RayFire Studios releases RayFire for Unity
RayFire Studios has released RayFire for Unity, a new version of its popular 3ds Max shattering and demolition simulation system adapted for use in the game engine.
Previously a popular tool for 3ds Max destruction simulations
A key component of many visual effects artists’ workflows – users of the 3ds Max edition include Blur Studio and Pixomondo – RayFire is a geometry-shattering and rigid body dynamics system.
The new Unity edition takes core features from the 3ds Max edition, and adapts them for use in real time, including toolsets for prefragmenting geometry and for controlling runtime demolition sims.
The implementation is built on Unity’s own native particle and rigid body systems.
Pre-fracture and cache geometry, then demolish it at runtime
RayFire for Unity’s Shatter component pre-fractures a mesh into a range of patterns inside Unity’s editor, including slabs, wood splinters and Voronoi fragments.
A separate Rigid component (shown in the video above) demolishes objects at runtime. It doesn’t require geometry to have been pre-fractured, and can be used iteratively on the fragments it generates.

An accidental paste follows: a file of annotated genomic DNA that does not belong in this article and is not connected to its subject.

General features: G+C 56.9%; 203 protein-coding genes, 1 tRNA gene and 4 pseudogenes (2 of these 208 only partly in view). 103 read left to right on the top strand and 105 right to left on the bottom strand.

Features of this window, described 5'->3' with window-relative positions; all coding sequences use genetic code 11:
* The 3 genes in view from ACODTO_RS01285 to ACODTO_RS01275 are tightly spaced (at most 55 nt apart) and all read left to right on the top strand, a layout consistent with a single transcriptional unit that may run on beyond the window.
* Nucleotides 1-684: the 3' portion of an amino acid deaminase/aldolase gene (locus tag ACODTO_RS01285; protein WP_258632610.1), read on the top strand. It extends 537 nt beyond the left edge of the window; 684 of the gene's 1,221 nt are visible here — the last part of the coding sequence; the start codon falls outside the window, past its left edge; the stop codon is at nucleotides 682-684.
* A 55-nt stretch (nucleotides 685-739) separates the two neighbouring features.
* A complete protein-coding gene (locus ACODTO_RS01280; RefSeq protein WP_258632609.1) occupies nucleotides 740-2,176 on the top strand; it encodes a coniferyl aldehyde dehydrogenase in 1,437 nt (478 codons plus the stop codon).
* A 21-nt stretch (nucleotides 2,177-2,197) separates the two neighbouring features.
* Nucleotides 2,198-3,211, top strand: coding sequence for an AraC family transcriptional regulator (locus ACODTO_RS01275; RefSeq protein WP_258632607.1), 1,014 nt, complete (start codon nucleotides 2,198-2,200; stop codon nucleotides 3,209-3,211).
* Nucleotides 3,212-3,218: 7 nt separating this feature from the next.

Further tools let users group fragments into clusters, or to control when demolition objects are activated.
There are also dedicated Blade, Gun and Bomb components, designed to trigger demolition in ways common in video games, plus a Wind component for blowing the fragments around.
Runtime demolition is currently supported only on Windows, macOS and Linux – mobile isn’t supported, and it hasn’t been tested on consoles – but geometry prefracturing is available for any Unity export platform.
In the beta thread on the Unity forum, lead developer Mir Vadim says that he plans to support runtime demolition on Android and iOS in future updates, along with multi-threading and Unity’s C# job system.
Pricing and system requirements
RayFire for Unity is available for Unity 2018.1+. It costs $170, compared to $385 for the 3ds Max edition.